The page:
15. Homemade Potato Chips

A much healthier alternative to store-bought chips, and just as good. We think they’re better, actually.

homemade potato chips make the best hiking snacks
Homemade potato chips make really easy hiking snacks. We pack them up in a Stasher bag.

How to make homemade chips:

Use a mandoline (or a very steady hand) to slice a potato into very thin slices. Spray a microwave-safe plate with cooking spray and lay slices on the plate, making sure they don’t overlap. Coat potato slices with more cooking spray, salt, and any other seasonings.

Cook in the microwave for about 7 minutes. All microwaves are different, so cooking times may vary.

16. High Protein Muffins

Kodiak Cake’s Flapjack & Waffle mixes make a great high-protein muffin mix. Our favorite is dark chocolate.

How to make homemade protein muffins:

Mix 2 mashed bananas, 2 eggs, 1/4 c nonfat Greek yogurt, 1 c unsweetened vanilla (or chocolate) almond milk, and 2 c Kodiak Cakes Protein Pancake Power Cakes, Flapjack & Waffle Baking Mix, Dark Chocolate. Pour into a muffin tin. Bake at 375 for about 15 minutes. Makes 12 muffins.

17. Graham Crackers and Peanut Butter

This is one of the best hiking snacks for a sweet treat on the trail.

Mix 1/4 c creamy peanut butter with 2 Tbsp powdered sugar. Spread about 1 Tbsp of the mixture on each of 4 graham cracker halves and top each with another graham cracker half.

graham cracker sandwiches made with peanut butter
Graham cracker sandwiches are the perfect sweet treat for the trail

Packaged Foods for Easy Hiking Snacks

These (mostly) grab-and-go options make quick and easy hiking snacks.

18. Protein Bars

Packaged bars are so easy to throw into your backpack, but some can be loaded with more bad things than good. – especially sugar. Check the nutrition label before buying to make sure it’s reasonably low in sugar. We like bars from RXBAR, KIND (Protein), and ALOHA.

RXBAR, Chocolate Sea Salt, Protein Bar, 1.83 Oz (Pack of 12) High Protein Snack, Gluten FreeKIND Protein Bars, Crunchy Peanut Butter, Gluten Free, 12g Protein, 12 Count, 21.12 OzALOHA Organic Plant Based Protein Bars - Chocolate Chip Cookie Dough - 12 Count, 1.9oz Bars - Vegan Snacks, Low Sugar, Gluten-Free, Low Carb, Paleo, Non-GMO, Stevia-Free, No Sugar Alcohols
RXBAR, Chocolate Sea Salt, Protein Bar, 1.83 Oz (Pack of 12) High Protein Snack, Gluten FreeKIND Protein Bars, Crunchy Peanut Butter, Gluten Free, 12g Protein, 12 Count, 21.12 OzALOHA Organic Plant Based Protein Bars - Chocolate Chip Cookie Dough - 12 Count, 1.9oz Bars - Vegan Snacks, Low Sugar, Gluten-Free, Low Carb, Paleo, Non-GMO, Stevia-Free, No Sugar Alcohols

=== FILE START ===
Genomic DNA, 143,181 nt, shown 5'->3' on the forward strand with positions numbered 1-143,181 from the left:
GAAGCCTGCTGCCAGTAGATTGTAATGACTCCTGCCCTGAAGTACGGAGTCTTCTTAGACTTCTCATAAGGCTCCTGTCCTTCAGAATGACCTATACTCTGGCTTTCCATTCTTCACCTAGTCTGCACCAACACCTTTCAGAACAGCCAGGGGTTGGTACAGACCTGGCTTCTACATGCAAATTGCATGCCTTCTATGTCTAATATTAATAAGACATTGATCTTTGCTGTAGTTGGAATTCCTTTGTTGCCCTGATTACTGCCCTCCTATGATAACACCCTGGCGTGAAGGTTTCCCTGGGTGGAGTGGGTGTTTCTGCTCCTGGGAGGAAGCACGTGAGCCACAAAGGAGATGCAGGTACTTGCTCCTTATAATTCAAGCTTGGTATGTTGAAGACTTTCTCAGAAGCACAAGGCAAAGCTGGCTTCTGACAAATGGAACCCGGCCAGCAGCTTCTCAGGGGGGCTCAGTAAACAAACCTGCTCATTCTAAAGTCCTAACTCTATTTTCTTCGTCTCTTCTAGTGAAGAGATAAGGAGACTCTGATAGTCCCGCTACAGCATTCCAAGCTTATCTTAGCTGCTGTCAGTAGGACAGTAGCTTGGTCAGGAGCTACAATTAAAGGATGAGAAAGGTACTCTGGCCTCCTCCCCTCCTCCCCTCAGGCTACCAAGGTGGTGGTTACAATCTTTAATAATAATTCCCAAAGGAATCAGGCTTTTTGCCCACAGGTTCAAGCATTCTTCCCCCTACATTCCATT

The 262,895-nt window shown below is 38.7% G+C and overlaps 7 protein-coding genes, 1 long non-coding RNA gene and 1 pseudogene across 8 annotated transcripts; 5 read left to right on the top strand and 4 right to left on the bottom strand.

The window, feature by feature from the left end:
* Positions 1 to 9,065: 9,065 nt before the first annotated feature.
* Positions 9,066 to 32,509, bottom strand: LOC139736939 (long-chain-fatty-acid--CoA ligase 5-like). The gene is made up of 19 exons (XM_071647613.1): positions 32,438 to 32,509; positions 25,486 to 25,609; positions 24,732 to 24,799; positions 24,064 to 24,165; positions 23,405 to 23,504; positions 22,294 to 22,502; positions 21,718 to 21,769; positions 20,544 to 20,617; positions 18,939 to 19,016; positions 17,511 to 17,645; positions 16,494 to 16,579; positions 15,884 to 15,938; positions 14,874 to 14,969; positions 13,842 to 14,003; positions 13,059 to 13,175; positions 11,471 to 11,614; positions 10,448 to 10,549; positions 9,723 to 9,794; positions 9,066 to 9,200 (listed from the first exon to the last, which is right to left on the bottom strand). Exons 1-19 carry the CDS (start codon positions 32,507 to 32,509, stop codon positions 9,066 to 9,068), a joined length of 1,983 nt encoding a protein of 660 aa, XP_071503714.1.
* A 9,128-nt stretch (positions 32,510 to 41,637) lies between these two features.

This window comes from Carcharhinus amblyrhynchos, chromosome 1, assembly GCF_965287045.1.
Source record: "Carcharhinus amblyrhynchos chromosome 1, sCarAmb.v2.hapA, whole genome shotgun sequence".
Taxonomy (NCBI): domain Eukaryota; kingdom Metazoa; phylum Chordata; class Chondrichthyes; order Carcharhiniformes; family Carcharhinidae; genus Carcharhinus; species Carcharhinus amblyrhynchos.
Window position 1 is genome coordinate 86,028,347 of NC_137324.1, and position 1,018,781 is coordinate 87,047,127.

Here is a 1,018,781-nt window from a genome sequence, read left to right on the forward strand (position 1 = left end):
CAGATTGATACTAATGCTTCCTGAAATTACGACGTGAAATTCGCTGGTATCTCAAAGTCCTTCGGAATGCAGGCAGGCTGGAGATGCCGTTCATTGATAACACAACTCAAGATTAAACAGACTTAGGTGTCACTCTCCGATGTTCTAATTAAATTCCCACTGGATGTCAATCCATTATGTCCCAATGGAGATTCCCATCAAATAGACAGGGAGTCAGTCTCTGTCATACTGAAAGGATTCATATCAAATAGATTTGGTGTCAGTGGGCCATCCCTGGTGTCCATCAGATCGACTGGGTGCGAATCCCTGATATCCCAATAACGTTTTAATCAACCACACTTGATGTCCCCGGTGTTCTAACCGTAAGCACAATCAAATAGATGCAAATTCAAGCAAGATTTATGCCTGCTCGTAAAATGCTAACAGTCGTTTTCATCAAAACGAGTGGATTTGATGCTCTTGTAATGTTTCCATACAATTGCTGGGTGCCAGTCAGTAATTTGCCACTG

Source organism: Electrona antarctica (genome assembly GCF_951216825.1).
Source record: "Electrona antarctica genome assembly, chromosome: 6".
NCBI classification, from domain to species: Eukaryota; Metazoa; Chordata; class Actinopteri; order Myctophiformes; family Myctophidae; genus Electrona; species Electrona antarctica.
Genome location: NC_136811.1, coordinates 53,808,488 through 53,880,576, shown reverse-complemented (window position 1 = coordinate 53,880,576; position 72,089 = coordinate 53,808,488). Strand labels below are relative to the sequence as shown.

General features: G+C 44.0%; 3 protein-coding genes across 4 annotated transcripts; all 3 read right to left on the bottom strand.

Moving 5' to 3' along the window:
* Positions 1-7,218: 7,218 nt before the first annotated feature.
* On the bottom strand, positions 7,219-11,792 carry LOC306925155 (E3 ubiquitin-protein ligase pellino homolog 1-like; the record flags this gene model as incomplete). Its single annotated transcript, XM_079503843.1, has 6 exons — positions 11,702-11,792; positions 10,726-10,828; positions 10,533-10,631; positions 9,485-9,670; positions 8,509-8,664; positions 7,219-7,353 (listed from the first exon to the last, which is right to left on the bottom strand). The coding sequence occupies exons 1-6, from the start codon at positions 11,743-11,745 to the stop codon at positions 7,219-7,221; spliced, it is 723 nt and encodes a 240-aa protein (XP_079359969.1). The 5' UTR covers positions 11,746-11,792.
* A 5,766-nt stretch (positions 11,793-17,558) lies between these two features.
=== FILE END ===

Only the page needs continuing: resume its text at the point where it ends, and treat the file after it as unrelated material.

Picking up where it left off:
Buy on AmazonBuy on AmazonBuy on Amazon

19. Bagel with Cream Cheese

This mostly grab-and-go snack is quick to pull together. Toss a whole wheat mini bagel in your pack, with low-fat cream cheese packed in a small container or on the bagel. Keep the cream cheese (whether it’s on the bagel or packed separately) next to cold bottles of water or away from the sides of your pack to keep it from getting too warm.

20. Pretzels or Popcorn

Crunchy, salty pretzels and popcorn are low in fat but deliver energy from carbs. Toss a few handfuls into a hard-sided container to prevent your snacks from getting crushed in your pack.

21. Yogurt Tubes 

They’re not just for kids anymore. Pop a yogurt tube into the freezer the night before it goes into your pack and it will be thawed by the time you break for a hiking snack.

22. Roasted Chickpeas

We love the sweetness in Biena’s Honey Roasted Chickpeas, but they make savory flavors too. These are also easy to make at home.

23. Dry Cereal

Cereals like Honey Nut Cheerios, Frosted Mini-Wheats, and Crispix are easy to pack up for snacking on the trail.

best hiking snacks break with a canyon view
The best hiking snacks come with a view

How to Pack Snacks for Hiking

Reuse Plastic Containers

Save a few of the plastic containers for packing up hiking snacks. Talenti Gelato is the perfect size for pasta salads and crushable foods like chips and grapes.

Silicone or Other Reuseable Bags

So many options for reusing those plastic sandwich and snack bags have come out on the market lately. A few of our favorites are Stasher bags and (re)zip brand bags.

How Much Water to Bring On a Hike

At a minimum, have 8 oz of water, per person, for every hour of hiking. That’s the equivalent of a regular size bottle of water but opt for a reusable container whenever possible.

Increase the amount of water for strenuous hikes or when hiking in hot weather.

Carry water in a Nalgene bottle or easily carry it on your back in a hydration pack.

Insulated bottles will keep water cold for hours, but they can be heavier to carry. In really hot weather, bring one bottle with ice water to add to other bottles with water that has gotten warm.

If hiking longer distances and concerned about running out, carry a LifeStraw to safely get more water from natural sources on the trail.

What to Drink in Cold Weather

Stay warm and hydrated in cold weather with tea or hot chocolate in addition to water.

Pre-warm your vacuum insulated bottle (like Hydro Flask or S’well) with hot water, then add your favorite tea or hot chocolate.

What are your favorite foods to bring hiking? We’d love to hear your ideas for the best hiking snacks in the comments!

Click below to save these ideas for easy hiking snacks on Pinterest!